A former director of GNRD, the strange "human rights" organisation that went bankrupt last year amid accusations of money-laundering, has been taken into custody on fraud charges in Austria.
Hassan Moussa is suspected of diverting funds from an Islamic education centre in Vienna and is now in pre-trial detention, the Austrian newspaper Die Presse reports.
Moussa, 57, is a prominent figure in the Austrian Muslim community. He denies the charges and says he is the victim of "intrigue", according to his lawyer.
Moussa was chair of an organisation running the Austrian International Schools (AIS) – with classes from kindergarten to secondary level – which were subsidised from public funds. The schools became controversial partly because several of their alumni went on to become jihadists.
In 2015, the Swiss newspaper Neue Zürcher Zeitung published a detailed article about AIS headed Die Lieblingsschule der Fundamentalisten ("The favourite school of fundamentalists"). According to that report, all the girls wore hijab – even those who had not yet reached puberty – and fathers in Salafi garb were seen arriving with their children.
Moussa himself does not appear to have much interest in puritanical or political Islam. His office at AIS was extravagantly furnished and Neue Zürcher Zeitung describes him as having a fondness for "well-fitting suits" and "a predilection for expensive whisky". In 2013 he is also said to have joined a demonstration in Vienna against Egypt's Islamist president, Mohammed Morsi.
It appears that the school may have drifted in a fundamentalist direction under pressure from parents.
Last year, amid concerns about the nature of AIS, Vienna municipality withdrew its subsidies, forcing the schools into bankruptcy. However, a new organisation, known as "Oasis of the Child" sprang up at the same address and began operating nine kindergartens at various locations in the city. Die Presse says Moussa was not officially in charge of the new organisation but was "de facto" running it.
The main allegation against Moussa is that he transferred assets from the bankrupt AIS to Egypt, thus depriving creditors of their money.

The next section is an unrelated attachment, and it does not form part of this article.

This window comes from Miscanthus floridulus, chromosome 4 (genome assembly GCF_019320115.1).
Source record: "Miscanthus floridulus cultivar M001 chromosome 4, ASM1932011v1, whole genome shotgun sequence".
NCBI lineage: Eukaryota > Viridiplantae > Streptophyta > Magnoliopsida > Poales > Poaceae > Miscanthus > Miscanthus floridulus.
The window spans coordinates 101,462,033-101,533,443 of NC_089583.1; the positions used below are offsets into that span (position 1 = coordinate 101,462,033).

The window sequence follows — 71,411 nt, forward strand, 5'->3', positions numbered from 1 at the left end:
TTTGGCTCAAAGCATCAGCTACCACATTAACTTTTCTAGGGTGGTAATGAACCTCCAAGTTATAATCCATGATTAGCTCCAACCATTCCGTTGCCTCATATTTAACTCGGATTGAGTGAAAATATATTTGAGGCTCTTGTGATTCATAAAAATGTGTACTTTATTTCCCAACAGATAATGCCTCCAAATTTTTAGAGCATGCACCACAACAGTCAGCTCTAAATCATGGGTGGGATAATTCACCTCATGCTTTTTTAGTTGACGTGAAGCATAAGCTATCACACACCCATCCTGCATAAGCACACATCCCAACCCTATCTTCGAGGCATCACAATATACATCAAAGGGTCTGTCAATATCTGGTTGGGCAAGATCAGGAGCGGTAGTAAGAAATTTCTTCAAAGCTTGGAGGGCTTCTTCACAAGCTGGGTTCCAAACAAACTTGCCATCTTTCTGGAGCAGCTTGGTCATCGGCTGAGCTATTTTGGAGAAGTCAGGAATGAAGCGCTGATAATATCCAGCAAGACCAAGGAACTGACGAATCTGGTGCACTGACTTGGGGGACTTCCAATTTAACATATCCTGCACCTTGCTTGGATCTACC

Moussa was also a director of GNRD, the Global Network for Rights and Development, and its "spokesman for political affairs". Although funded almost entirely from mysterious sources in the United Arab Emirates, GNRD was based in Norway.
In May 2015, Norwegian police raided its offices and the home of its founder/president, Loai Deeb, as part of a $13 million money-laundering investigation. Following that, its funds dried up and in July 2016 GNRD too was declared bankrupt. GNRD denied money laundering and claimed the police investigation had been instigated by the government of Qatar.
GNRD had developed good relations with the Sisi regime in Egypt. In 2014 GNRD headed a "joint observer mission" for the presidential election which legitimised Sisi's seizure of power – and produced an enthusiastic report. "The Egyptian people have experienced a unique process toward democratic transition," it said, and commended them on "their achievements thus far towards a path to democracy".
Not surprisingly, GNRD was then chosen by the regime as an official observer for Egypt's parliamentary elections in 2015 and Mousa took charge of the operation. Turnout for the elections was low and although GNRD had promised to issue a report that would make "a vital contribution to this epoch-making democratic process" the report was never published.
Moussa took charge of GNRD mission observing elections in Egypt